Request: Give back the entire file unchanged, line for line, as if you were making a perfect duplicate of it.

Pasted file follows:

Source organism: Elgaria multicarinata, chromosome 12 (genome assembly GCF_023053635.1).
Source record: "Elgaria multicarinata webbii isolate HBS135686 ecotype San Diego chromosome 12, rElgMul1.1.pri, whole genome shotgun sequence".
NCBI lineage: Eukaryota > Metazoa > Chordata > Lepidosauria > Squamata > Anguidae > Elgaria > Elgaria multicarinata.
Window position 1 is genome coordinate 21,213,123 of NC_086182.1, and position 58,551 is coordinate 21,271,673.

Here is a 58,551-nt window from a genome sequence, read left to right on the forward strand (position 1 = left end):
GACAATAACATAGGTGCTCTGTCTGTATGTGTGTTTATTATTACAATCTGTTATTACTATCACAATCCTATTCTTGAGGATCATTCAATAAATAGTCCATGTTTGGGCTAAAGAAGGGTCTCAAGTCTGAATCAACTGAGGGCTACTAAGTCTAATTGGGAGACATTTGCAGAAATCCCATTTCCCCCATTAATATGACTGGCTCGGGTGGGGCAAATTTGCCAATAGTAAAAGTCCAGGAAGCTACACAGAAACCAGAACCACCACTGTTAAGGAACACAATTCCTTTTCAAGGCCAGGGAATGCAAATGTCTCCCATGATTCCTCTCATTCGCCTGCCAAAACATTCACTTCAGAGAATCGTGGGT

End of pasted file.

Source organism: Elgaria multicarinata, chromosome 12 (genome assembly GCF_023053635.1).
Source record: "Elgaria multicarinata webbii isolate HBS135686 ecotype San Diego chromosome 12, rElgMul1.1.pri, whole genome shotgun sequence".
NCBI lineage: Eukaryota > Metazoa > Chordata > Lepidosauria > Squamata > Anguidae > Elgaria > Elgaria multicarinata.
Window position 1 is genome coordinate 21,213,123 of NC_086182.1, and position 58,551 is coordinate 21,271,673.

Here is a 58,551-nt window from a genome sequence, read left to right on the forward strand (position 1 = left end):
GACAATAACATAGGTGCTCTGTCTGTATGTGTGTTTATTATTACAATCTGTTATTACTATCACAATCCTATTCTTGAGGATCATTCAATAAATAGTCCATGTTTGGGCTAAAGAAGGGTCTCAAGTCTGAATCAACTGAGGGCTACTAAGTCTAATTGGGAGACATTTGCAGAAATCCCATTTCCCCCATTAATATGACTGGCTCGGGTGGGGCAAATTTGCCAATAGTAAAAGTCCAGGAAGCTACACAGAAACCAGAACCACCACTGTTAAGGAACACAATTCCTTTTCAAGGCCAGGGAATGCAAATGTCTCCCATGATTCCTCTCATTCGCCTGCCAAAACATTCACTTCAGAGAATCGTGGGT